Military Assistance Command, Vietnam – Studies and Observations Group (MACV-SOG) STEMMA DEL MACVSOG.jpg Never assigned an official crest or patch, SOG personnel accepted this unofficial self-designed insignia Active 24 January 1964 – 1 May 1972 Country United States Type Joint unconventional warfare task force Role Strategic reconnaissance, covert action, psychological warfare Military Assistance Command, Vietnam – Studies and Observations Group (MACV-SOG) was a highly classified, multi-service United States special operations unit which conducted covert unconventional warfare operations prior to and during the Vietnam War. Established on 24 January 1964, the unit conducted strategic reconnaissance missions in the Republic of Vietnam (South Vietnam), the Democratic Republic of Vietnam (North Vietnam), Laos, and Cambodia; carried out the capture of enemy prisoners, rescued downed pilots, and conducted rescue operations to retrieve prisoners of war throughout Southeast Asia; and conducted clandestine agent team activities and psychological operations. The unit participated in most of the significant campaigns of the Vietnam War, including the Gulf of Tonkin incident which precipitated increased American involvement, Operation Steel Tiger, Operation Tiger Hound, the Tet Offensive, Operation Commando Hunt, the Cambodian Campaign, Operation Lam Son 719, and the Easter Offensive. The unit was formally disbanded and replaced by the Strategic Technical Directorate Assistance Team 158 on 1 May 1972. Foundation The Studies and Observations Group (aka SOG, MACSOG, and MACV-SOG) was a joint unconventional warfare task force created on 24 January 1964 by the Joint Chiefs of Staff as a subsidiary command of the Military Assistance Command, Vietnam (MACV). The unit would eventually consist primarily of personnel from the United States Army Special Forces, the United States Navy SEALs, the United States Air Force, the Central Intelligence Agency (CIA), and elements of the United States Marine Corps Force Reconnaissance units. The Special Operations Group (as the unit was initially titled) was in fact controlled by the Special Assistant for Counterinsurgency and Special Activities (SACSA) and his staff at the Pentagon.a This arrangement was necessary since SOG needed some listing in the MACV table of organization and the fact that MACV’s commander, General William Westmoreland, had no authority to conduct operations outside territorial South Vietnam. This command arrangement through SACSA also allowed tight control (up to the presidential level) of the scope and scale of the organization’s operations. The mission of the organization was “to execute an intensified program of harassment, diversion, political pressure, capture of prisoners, physical destruction, acquisition of intelligence, generation of propaganda, and diversion of resources, against the Democratic Republic of Vietnam.” These operations (OPLAN 34-Alpha) were conducted in an effort to convince North Vietnam to cease its sponsorship of the communist insurgency in South Vietnam. Similar operations had originally been under the purview of the CIA, which had carried out the emplacement of agent teams in North Vietnam using air drops and over-the-beach insertions. Under pressure from Secretary of Defense Robert S. McNamara, the program, along with all other agency para-military operations, was turned over to the military in the wake of the disastrous Bay of Pigs Invasion operation in Cuba.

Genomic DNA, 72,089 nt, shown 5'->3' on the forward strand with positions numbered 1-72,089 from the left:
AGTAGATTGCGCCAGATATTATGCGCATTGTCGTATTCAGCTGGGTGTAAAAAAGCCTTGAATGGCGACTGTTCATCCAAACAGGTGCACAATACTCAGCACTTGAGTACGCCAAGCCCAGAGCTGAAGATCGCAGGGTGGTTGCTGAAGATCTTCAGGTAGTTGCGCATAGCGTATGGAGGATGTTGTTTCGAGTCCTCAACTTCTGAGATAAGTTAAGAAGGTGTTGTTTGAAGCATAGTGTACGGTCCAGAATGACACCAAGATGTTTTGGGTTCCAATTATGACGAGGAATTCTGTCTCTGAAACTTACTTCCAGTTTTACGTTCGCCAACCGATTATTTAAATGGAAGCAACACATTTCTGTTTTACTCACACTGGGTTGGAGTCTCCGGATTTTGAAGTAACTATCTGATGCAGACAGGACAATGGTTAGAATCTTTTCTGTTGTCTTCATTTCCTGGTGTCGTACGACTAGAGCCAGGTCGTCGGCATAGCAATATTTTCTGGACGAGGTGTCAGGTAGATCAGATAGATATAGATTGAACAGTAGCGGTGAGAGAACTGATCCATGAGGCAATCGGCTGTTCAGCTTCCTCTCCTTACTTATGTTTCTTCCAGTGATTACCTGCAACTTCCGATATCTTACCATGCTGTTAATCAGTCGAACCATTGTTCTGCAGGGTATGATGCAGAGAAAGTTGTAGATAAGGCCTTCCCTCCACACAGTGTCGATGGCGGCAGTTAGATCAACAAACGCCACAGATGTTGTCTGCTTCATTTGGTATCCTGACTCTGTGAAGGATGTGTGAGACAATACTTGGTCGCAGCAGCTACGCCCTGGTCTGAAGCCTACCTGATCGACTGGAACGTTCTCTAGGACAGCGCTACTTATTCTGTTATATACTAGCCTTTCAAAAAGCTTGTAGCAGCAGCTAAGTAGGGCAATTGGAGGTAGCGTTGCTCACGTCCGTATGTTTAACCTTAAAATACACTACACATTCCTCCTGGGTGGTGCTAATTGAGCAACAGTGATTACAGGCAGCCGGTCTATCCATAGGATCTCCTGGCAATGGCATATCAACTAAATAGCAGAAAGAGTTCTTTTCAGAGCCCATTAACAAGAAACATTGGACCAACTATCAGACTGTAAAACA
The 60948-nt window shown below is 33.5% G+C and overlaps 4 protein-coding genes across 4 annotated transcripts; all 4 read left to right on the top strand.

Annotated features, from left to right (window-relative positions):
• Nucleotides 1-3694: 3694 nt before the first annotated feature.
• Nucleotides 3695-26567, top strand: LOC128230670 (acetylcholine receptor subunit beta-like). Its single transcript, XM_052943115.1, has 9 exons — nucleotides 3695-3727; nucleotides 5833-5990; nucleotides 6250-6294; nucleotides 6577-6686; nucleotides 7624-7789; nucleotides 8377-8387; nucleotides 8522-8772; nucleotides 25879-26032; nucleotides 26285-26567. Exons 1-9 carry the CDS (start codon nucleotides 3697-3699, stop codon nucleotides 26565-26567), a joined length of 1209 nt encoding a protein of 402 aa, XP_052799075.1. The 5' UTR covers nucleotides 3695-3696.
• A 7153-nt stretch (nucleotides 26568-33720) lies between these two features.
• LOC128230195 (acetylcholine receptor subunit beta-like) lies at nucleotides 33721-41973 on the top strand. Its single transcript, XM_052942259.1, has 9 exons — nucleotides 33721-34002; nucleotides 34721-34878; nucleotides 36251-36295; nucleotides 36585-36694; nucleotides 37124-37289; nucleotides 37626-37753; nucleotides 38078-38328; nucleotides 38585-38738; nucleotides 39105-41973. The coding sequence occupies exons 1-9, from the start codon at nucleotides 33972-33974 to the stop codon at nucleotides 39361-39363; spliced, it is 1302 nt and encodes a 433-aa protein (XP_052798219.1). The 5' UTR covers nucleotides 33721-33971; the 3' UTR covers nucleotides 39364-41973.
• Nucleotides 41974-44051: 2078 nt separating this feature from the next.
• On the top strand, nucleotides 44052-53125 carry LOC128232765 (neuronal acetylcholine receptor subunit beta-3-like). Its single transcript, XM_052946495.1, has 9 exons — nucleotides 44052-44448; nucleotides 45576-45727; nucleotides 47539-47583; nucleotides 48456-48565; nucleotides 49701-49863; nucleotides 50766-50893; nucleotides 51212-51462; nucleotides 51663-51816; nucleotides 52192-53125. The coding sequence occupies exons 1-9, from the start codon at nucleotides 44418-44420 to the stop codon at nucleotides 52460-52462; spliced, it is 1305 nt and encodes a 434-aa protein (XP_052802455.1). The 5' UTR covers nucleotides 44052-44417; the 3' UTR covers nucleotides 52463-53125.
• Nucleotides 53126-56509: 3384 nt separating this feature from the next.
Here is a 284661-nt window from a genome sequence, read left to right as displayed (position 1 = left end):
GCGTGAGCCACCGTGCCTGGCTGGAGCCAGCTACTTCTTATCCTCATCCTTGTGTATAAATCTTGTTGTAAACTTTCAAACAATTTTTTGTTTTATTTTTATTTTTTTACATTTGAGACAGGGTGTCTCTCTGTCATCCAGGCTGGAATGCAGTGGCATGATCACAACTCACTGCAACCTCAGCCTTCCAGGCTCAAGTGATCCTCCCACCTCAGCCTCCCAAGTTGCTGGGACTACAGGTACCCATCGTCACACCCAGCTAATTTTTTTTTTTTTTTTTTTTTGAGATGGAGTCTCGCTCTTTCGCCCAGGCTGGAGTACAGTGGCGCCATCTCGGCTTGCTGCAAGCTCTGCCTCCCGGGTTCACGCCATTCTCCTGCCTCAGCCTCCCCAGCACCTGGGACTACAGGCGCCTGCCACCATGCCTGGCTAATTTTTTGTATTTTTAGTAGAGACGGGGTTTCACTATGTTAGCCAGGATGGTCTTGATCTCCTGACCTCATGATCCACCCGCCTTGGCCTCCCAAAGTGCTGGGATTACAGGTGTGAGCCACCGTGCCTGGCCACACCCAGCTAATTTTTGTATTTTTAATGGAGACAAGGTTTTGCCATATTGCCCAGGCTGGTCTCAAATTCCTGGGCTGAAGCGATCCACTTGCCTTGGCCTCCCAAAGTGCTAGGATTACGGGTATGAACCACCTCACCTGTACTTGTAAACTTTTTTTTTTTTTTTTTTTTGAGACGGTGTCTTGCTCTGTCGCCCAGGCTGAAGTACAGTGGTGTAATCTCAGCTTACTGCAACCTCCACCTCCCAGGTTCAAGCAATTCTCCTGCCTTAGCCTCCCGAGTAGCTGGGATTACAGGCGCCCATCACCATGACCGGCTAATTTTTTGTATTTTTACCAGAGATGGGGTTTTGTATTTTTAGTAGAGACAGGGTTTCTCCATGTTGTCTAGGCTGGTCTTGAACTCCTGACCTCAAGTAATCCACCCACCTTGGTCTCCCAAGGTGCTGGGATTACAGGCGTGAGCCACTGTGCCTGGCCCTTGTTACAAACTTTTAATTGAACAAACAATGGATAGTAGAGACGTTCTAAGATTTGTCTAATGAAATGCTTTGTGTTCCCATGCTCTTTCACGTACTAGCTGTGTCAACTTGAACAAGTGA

information courtesy of Wikipedia.org